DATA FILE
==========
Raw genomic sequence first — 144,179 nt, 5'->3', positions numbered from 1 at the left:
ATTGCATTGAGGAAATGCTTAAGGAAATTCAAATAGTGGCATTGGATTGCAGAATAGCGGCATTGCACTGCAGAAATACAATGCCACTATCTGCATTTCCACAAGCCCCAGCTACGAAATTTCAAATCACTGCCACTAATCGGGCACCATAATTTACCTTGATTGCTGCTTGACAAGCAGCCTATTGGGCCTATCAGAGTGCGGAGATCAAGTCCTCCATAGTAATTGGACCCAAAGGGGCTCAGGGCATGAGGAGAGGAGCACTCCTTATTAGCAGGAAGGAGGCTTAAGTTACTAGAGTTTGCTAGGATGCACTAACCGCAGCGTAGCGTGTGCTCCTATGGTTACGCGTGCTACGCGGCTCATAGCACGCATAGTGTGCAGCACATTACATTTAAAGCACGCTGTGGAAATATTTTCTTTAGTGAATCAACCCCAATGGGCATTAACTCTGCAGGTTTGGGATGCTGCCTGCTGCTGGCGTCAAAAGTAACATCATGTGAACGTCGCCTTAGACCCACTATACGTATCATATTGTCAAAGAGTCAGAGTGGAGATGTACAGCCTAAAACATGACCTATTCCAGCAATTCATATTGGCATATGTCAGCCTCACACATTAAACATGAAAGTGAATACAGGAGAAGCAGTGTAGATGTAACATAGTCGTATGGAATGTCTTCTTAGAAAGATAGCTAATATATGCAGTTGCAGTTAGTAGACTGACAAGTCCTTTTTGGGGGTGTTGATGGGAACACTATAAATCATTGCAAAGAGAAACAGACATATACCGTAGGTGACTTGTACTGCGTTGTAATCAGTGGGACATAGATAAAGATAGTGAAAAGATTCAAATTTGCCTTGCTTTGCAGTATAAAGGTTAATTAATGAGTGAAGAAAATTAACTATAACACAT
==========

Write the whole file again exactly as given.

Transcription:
Raw genomic sequence first — 144,179 nt, 5'->3', positions numbered from 1 at the left:
ATTGCATTGAGGAAATGCTTAAGGAAATTCAAATAGTGGCATTGGATTGCAGAATAGCGGCATTGCACTGCAGAAATACAATGCCACTATCTGCATTTCCACAAGCCCCAGCTACGAAATTTCAAATCACTGCCACTAATCGGGCACCATAATTTACCTTGATTGCTGCTTGACAAGCAGCCTATTGGGCCTATCAGAGTGCGGAGATCAAGTCCTCCATAGTAATTGGACCCAAAGGGGCTCAGGGCATGAGGAGAGGAGCACTCCTTATTAGCAGGAAGGAGGCTTAAGTTACTAGAGTTTGCTAGGATGCACTAACCGCAGCGTAGCGTGTGCTCCTATGGTTACGCGTGCTACGCGGCTCATAGCACGCATAGTGTGCAGCACATTACATTTAAAGCACGCTGTGGAAATATTTTCTTTAGTGAATCAACCCCAATGGGCATTAACTCTGCAGGTTTGGGATGCTGCCTGCTGCTGGCGTCAAAAGTAACATCATGTGAACGTCGCCTTAGACCCACTATACGTATCATATTGTCAAAGAGTCAGAGTGGAGATGTACAGCCTAAAACATGACCTATTCCAGCAATTCATATTGGCATATGTCAGCCTCACACATTAAACATGAAAGTGAATACAGGAGAAGCAGTGTAGATGTAACATAGTCGTATGGAATGTCTTCTTAGAAAGATAGCTAATATATGCAGTTGCAGTTAGTAGACTGACAAGTCCTTTTTGGGGGTGTTGATGGGAACACTATAAATCATTGCAAAGAGAAACAGACATATACCGTAGGTGACTTGTACTGCGTTGTAATCAGTGGGACATAGATAAAGATAGTGAAAAGATTCAAATTTGCCTTGCTTTGCAGTATAAAGGTTAATTAATGAGTGAAGAAAATTAACTATAACACAT